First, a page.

But because English is standard for international education and because not all students go abroad to learn another language, many classes in foreign countries are still taught in English.
Around 200 of UW-Madison’s 260 study abroad programs are offered in English, according to the university’s study abroad marketing specialist.
All of Warren’s non-Cantonese courses in Hong Kong were taught in English and there was an English translator present in Ecuador where the lectures were often given in Spanish.
Instead, Warren — who said he wanted to take advantage of the opportunity abroad to learn more world languages — improved his language skills by speaking to locals.
“My speaking came along very quickly. I was able to have full dinner conversations about family, religion and sports and flow between the topics,” he said. “That felt really good.”
Even Henry West, who didn’t arrive in Kenya with the expectation of learning another language, found himself picking it up naturally through his exposure to native speakers. While most of the people West interacted with in his program spoke English, the locals were eager to teach him words in Swahili.
“I stayed up until one [a.m.] just chatting with these guys and they’re showing me Kenyan songs on their computer and trying to teach me the words to them,” he said.
In comparison, three of the four classes Kelnhofer is taking are taught in German, but she said that sometimes — especially at first — she would lean on the other American students in her classes.
“It’s a little less pressure,” Kelhofer said. “You feel more comfortable speaking German because you know the person next to you isn’t a native speaker either.”
One of the ways Kelhofer got over her fear of misspeaking around native speakers was exposing herself to conversations in German and joining in when she could — and she’s found that many native speakers understand she’s learning and are encouraging rather than critical.
It’s this type of local immersion that makes the biggest difference, Allen emphasized.
“[It’s] not only getting on the plane and going to classes, but doing all the things out in the environment, whether it’s with host family members or other organizations or leisure activities that you can get involved in,” Allen added.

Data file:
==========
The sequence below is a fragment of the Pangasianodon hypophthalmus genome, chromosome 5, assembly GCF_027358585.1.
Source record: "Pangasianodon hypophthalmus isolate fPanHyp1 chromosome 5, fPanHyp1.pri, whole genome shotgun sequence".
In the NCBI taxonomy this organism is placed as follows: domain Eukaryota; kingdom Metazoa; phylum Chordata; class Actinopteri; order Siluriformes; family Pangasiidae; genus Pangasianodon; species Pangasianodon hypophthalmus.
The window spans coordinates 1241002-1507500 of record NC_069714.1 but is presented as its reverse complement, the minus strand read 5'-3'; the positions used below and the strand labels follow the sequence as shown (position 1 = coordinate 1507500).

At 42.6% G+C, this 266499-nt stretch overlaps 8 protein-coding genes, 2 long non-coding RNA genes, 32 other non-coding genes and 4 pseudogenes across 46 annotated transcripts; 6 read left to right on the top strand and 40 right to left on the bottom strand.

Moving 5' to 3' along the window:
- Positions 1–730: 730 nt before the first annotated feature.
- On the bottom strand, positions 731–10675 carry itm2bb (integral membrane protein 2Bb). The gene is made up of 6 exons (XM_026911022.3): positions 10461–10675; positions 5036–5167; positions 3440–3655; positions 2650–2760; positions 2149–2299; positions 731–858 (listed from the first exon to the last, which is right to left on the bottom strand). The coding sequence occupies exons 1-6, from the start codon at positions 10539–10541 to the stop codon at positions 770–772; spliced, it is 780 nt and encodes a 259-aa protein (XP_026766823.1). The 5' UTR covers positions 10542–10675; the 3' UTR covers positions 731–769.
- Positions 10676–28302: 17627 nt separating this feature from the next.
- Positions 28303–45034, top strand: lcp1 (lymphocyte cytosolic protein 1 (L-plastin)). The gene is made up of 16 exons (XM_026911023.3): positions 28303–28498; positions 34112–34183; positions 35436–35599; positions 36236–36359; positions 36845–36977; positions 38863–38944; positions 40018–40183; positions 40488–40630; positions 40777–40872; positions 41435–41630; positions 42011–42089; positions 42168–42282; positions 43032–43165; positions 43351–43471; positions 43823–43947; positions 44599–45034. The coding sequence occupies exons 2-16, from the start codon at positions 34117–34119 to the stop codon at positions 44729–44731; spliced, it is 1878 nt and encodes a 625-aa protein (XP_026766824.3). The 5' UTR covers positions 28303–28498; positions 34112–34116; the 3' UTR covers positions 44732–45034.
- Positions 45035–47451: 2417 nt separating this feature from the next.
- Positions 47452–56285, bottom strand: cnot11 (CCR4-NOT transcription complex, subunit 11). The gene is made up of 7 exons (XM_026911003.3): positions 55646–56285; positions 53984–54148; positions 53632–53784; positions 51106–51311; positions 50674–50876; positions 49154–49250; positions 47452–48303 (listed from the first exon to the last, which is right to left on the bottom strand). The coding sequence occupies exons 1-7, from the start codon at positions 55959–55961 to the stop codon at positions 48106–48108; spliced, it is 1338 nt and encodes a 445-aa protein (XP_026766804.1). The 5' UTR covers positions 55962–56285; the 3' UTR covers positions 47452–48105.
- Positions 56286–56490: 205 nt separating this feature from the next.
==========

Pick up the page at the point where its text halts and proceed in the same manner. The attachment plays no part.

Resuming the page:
Although West didn’t need to learn Swahili, he said the locals were so friendly and encouraging he began to enjoy speaking to them in their language, even if it was just a few simple phrases.
He recalled a time while he and his group had stopped to take pictures at the equator and a Kenyan man came up and started teaching him Swahili words.
“Without me asking, he was just telling me ‘hair’ and all the clothes I was wearing and all the different body parts,” West said. “Even in those five minutes he was trying to help me learn something.”
All sources agreed that speaking to locals in their own language helped bridge a connection into a new culture — but getting locals to continue speaking in their native tongue could sometimes prove to be difficult once they realized there was a chance to practice English.
“I’ll go to the store or I’ll go buy a coffee and if you stumble on someone and they realized you’re American or you speak English, then they want to speak English with you,” said McKeel.
Kelhofer ran into similar issues with her German peers, so instead she practices German with her roommates.
“We’ll switch back and forth between languages — then we’re both getting better,” she said.
Warren estimated that 80 percent of the students in his dorm in Hong Kong were local.
“When I [would] go into the lounge everyone was speaking Cantonese with each other,” he said. “When they switched to English to talk to me it took some of the fun out of it.”
McKeel tried to solve the dilemma by signing up for a tandem language partner. She said this not only gave her a chance to practice her German and meet a new friend, but helped her feel more accepted into German culture.
One benefit of going abroad to learn a language isn’t just adding fluency to your resume, but also the ability to communicate and navigate situations with people who are not like you, Allen said.
Studying the language helped to better understand the local culture, make friends and gain the respect of his peers, Warren added.
“I’m able to form relationships better when I’m speaking English,” Warren said. “However, I love the challenge of trying to learn a world language, and it’s more fulfilling when you’re able to convey something to someone and make them laugh in their own language.”